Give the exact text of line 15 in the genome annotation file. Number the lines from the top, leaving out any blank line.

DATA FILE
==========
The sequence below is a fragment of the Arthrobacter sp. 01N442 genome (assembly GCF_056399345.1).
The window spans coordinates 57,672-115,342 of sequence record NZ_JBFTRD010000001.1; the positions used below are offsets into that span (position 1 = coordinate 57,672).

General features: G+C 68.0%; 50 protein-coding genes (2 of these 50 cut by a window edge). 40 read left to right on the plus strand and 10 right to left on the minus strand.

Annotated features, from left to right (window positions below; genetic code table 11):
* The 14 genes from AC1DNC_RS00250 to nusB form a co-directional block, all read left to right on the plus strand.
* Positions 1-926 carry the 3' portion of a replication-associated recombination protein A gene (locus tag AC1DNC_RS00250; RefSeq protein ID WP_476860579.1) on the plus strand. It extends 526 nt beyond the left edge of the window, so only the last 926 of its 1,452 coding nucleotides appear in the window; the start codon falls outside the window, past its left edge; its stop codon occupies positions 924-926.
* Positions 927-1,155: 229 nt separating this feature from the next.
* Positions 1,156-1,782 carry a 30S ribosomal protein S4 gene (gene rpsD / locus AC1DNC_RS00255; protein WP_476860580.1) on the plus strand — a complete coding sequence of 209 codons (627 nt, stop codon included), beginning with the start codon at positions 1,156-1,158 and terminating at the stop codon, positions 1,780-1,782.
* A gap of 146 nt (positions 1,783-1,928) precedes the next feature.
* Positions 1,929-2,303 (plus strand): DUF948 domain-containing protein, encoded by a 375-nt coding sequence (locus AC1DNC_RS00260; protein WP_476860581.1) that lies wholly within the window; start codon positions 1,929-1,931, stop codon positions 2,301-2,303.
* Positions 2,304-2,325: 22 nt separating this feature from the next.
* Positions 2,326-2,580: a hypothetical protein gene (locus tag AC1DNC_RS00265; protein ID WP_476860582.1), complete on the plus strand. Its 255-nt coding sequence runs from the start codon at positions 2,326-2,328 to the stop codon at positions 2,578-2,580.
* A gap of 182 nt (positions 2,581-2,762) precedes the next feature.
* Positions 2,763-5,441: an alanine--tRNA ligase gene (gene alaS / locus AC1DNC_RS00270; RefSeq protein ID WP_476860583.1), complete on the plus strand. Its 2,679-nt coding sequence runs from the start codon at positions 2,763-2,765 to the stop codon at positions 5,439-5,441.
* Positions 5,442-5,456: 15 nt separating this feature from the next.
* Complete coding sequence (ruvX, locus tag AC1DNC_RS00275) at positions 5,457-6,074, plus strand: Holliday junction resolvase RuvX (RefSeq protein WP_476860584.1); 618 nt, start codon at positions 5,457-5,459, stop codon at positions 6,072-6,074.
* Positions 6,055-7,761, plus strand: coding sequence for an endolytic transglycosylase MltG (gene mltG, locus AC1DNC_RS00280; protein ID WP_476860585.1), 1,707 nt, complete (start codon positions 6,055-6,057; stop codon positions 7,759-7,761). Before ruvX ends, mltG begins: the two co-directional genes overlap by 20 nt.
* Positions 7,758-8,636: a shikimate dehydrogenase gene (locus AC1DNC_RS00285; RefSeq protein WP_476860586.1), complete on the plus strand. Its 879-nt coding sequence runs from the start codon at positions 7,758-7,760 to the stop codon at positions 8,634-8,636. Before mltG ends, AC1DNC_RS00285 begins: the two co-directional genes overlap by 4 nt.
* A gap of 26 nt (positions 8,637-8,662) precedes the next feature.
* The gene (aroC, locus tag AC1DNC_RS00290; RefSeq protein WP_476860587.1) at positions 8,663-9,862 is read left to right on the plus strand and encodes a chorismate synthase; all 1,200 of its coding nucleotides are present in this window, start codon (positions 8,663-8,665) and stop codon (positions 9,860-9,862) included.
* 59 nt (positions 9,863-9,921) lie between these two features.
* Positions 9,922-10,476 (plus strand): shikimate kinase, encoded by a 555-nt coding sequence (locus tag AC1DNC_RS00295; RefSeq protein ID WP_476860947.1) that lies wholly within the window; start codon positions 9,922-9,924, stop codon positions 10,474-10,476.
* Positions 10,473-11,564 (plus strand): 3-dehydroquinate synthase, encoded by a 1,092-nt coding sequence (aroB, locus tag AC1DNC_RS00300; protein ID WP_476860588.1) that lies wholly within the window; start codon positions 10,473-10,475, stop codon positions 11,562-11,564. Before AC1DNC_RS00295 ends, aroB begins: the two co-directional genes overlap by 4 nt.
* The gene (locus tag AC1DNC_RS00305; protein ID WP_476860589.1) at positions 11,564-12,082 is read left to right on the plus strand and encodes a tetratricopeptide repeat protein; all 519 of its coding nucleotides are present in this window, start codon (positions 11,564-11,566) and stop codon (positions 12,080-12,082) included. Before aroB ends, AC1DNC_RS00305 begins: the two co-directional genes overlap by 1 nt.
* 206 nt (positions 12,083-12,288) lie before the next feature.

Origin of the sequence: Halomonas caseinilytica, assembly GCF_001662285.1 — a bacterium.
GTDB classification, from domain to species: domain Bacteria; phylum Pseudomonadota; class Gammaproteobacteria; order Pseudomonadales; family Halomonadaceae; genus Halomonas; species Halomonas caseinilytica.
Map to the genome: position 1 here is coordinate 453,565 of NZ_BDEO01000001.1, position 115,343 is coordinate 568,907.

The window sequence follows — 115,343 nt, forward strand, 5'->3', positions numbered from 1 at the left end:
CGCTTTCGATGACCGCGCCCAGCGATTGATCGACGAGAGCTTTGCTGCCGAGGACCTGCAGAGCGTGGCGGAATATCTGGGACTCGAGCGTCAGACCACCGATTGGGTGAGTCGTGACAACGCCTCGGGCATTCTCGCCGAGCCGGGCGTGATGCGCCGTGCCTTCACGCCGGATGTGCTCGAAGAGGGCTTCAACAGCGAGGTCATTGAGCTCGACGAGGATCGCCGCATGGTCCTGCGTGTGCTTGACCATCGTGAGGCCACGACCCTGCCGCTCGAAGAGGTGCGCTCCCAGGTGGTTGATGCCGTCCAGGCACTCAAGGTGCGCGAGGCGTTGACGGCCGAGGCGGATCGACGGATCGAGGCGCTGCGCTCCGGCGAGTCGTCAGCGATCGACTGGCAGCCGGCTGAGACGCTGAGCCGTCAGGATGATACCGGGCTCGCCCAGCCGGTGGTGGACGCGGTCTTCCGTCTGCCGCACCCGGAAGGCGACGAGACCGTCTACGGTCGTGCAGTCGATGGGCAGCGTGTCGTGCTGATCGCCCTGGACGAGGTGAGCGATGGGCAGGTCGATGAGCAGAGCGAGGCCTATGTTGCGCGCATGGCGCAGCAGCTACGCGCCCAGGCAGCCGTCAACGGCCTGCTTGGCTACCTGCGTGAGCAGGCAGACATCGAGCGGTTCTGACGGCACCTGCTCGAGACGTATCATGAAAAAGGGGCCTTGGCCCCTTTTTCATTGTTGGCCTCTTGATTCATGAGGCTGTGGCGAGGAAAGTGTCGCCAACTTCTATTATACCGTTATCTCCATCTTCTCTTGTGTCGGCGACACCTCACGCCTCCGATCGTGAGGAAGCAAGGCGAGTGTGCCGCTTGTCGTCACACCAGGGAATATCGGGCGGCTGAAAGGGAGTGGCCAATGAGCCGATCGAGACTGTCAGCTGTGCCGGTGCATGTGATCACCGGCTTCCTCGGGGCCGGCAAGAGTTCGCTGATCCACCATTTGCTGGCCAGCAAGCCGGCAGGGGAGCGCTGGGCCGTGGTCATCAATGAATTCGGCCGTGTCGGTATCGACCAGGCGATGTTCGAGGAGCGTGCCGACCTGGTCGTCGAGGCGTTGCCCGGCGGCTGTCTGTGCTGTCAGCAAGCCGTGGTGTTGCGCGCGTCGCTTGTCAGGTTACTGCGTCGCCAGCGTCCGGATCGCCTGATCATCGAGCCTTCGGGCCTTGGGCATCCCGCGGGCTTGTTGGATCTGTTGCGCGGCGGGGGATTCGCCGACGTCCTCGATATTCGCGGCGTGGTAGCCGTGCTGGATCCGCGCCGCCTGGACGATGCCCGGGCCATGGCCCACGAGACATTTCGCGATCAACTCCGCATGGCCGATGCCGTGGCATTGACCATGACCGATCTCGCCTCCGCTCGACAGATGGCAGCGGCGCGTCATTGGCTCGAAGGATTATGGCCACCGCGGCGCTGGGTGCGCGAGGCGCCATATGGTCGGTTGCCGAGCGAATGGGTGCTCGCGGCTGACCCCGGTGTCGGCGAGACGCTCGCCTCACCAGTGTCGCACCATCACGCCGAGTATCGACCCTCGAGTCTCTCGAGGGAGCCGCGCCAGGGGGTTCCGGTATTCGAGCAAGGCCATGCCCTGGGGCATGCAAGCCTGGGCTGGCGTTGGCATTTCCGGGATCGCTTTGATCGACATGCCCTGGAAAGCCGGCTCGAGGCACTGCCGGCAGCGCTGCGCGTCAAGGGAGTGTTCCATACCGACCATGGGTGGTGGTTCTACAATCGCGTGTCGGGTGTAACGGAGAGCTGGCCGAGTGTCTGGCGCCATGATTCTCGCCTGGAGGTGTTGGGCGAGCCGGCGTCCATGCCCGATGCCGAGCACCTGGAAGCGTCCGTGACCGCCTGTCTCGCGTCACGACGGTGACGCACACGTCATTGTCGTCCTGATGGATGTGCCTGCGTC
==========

* Positions 5,442-5,456: 15 nt separating this feature from the next.